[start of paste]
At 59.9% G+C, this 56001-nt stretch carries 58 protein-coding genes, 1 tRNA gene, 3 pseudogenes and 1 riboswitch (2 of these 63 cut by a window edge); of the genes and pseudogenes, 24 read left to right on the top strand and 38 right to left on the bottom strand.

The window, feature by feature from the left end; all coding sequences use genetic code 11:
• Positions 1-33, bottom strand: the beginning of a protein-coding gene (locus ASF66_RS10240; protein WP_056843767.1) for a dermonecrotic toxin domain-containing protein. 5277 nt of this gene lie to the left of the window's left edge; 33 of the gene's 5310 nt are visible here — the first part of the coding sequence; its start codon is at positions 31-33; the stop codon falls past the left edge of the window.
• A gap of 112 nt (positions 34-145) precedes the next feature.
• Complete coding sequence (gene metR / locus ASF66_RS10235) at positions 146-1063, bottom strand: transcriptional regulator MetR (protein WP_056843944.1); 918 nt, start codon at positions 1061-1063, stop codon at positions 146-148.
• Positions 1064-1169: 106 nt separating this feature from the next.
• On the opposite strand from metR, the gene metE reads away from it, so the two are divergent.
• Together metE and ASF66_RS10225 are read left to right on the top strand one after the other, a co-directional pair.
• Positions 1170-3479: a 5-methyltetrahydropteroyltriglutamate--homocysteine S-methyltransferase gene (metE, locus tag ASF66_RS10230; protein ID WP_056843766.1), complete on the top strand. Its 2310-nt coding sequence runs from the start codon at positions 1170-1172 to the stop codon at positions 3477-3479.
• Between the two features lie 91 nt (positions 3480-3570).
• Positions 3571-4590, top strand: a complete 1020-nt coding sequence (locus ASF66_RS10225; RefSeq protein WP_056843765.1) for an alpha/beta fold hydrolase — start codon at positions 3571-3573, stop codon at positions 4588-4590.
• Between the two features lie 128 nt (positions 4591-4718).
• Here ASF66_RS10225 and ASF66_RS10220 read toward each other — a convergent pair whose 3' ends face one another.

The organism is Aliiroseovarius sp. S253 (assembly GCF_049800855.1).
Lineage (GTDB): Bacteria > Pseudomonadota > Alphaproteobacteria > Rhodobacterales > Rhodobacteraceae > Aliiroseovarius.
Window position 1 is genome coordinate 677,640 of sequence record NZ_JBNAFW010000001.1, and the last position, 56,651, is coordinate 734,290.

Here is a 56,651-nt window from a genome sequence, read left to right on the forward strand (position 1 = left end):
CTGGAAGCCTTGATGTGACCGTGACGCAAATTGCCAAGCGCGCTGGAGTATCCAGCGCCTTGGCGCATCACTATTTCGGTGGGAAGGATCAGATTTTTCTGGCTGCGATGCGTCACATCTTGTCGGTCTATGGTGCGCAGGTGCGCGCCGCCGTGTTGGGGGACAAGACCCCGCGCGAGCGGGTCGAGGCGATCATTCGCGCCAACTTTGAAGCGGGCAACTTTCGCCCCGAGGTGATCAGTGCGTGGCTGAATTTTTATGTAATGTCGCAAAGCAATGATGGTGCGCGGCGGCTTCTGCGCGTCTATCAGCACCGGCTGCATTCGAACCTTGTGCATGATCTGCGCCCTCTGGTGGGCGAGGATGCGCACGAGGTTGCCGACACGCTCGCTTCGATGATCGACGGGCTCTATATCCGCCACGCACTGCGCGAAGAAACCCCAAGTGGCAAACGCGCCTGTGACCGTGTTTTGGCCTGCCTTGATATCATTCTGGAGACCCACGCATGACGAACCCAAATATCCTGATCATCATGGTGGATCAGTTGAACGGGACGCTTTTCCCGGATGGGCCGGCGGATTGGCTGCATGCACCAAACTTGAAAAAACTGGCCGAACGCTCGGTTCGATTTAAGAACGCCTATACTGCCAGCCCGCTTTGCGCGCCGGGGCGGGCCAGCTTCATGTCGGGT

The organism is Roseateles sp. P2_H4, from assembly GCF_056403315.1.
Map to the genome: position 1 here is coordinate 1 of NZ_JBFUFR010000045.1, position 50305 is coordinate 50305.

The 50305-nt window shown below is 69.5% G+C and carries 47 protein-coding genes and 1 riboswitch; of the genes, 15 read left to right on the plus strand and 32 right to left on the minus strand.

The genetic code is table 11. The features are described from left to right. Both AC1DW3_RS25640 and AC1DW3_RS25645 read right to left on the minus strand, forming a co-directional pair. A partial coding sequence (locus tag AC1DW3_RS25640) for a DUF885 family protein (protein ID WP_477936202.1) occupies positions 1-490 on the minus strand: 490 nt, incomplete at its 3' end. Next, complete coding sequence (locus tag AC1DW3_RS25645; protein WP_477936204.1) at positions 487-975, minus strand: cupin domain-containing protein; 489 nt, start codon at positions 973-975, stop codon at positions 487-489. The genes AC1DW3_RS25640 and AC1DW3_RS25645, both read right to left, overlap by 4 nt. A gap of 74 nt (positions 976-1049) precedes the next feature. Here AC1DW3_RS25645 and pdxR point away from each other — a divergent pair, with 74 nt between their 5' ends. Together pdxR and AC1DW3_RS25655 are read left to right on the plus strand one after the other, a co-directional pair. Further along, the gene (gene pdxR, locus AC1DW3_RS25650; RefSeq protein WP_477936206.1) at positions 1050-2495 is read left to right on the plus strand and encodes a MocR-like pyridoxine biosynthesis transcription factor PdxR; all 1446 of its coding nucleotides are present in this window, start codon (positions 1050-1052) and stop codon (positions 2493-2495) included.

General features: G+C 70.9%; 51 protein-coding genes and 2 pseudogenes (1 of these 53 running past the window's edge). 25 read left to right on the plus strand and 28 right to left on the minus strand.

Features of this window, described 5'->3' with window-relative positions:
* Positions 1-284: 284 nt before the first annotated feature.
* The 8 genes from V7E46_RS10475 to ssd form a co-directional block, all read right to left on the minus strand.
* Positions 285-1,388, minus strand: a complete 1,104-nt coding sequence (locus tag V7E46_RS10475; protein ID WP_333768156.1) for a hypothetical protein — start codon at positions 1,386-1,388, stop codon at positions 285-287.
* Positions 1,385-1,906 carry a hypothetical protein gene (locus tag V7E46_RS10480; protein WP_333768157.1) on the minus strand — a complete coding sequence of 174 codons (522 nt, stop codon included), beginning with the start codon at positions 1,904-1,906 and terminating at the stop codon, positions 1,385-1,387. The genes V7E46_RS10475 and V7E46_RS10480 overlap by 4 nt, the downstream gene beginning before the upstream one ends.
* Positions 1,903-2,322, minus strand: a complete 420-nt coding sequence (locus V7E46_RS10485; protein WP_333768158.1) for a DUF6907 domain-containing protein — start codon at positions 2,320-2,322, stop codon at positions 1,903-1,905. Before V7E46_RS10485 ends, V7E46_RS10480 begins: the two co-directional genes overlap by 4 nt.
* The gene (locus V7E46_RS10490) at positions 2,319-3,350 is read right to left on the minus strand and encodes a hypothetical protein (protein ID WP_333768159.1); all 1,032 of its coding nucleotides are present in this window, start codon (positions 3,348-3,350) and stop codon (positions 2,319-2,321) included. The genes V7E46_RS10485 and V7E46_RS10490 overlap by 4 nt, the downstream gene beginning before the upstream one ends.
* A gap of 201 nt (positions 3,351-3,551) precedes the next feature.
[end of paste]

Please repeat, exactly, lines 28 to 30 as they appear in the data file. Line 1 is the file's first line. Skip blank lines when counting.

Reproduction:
* Positions 1,385-1,906 carry a hypothetical protein gene (locus tag V7E46_RS10480; protein WP_333768157.1) on the minus strand — a complete coding sequence of 174 codons (522 nt, stop codon included), beginning with the start codon at positions 1,904-1,906 and terminating at the stop codon, positions 1,385-1,387. The genes V7E46_RS10475 and V7E46_RS10480 overlap by 4 nt, the downstream gene beginning before the upstream one ends.
* Positions 1,903-2,322, minus strand: a complete 420-nt coding sequence (locus V7E46_RS10485; protein WP_333768158.1) for a DUF6907 domain-containing protein — start codon at positions 2,320-2,322, stop codon at positions 1,903-1,905. Before V7E46_RS10485 ends, V7E46_RS10480 begins: the two co-directional genes overlap by 4 nt.
* The gene (locus V7E46_RS10490) at positions 2,319-3,350 is read right to left on the minus strand and encodes a hypothetical protein (protein ID WP_333768159.1); all 1,032 of its coding nucleotides are present in this window, start codon (positions 3,348-3,350) and stop codon (positions 2,319-2,321) included. The genes V7E46_RS10485 and V7E46_RS10490 overlap by 4 nt, the downstream gene beginning before the upstream one ends.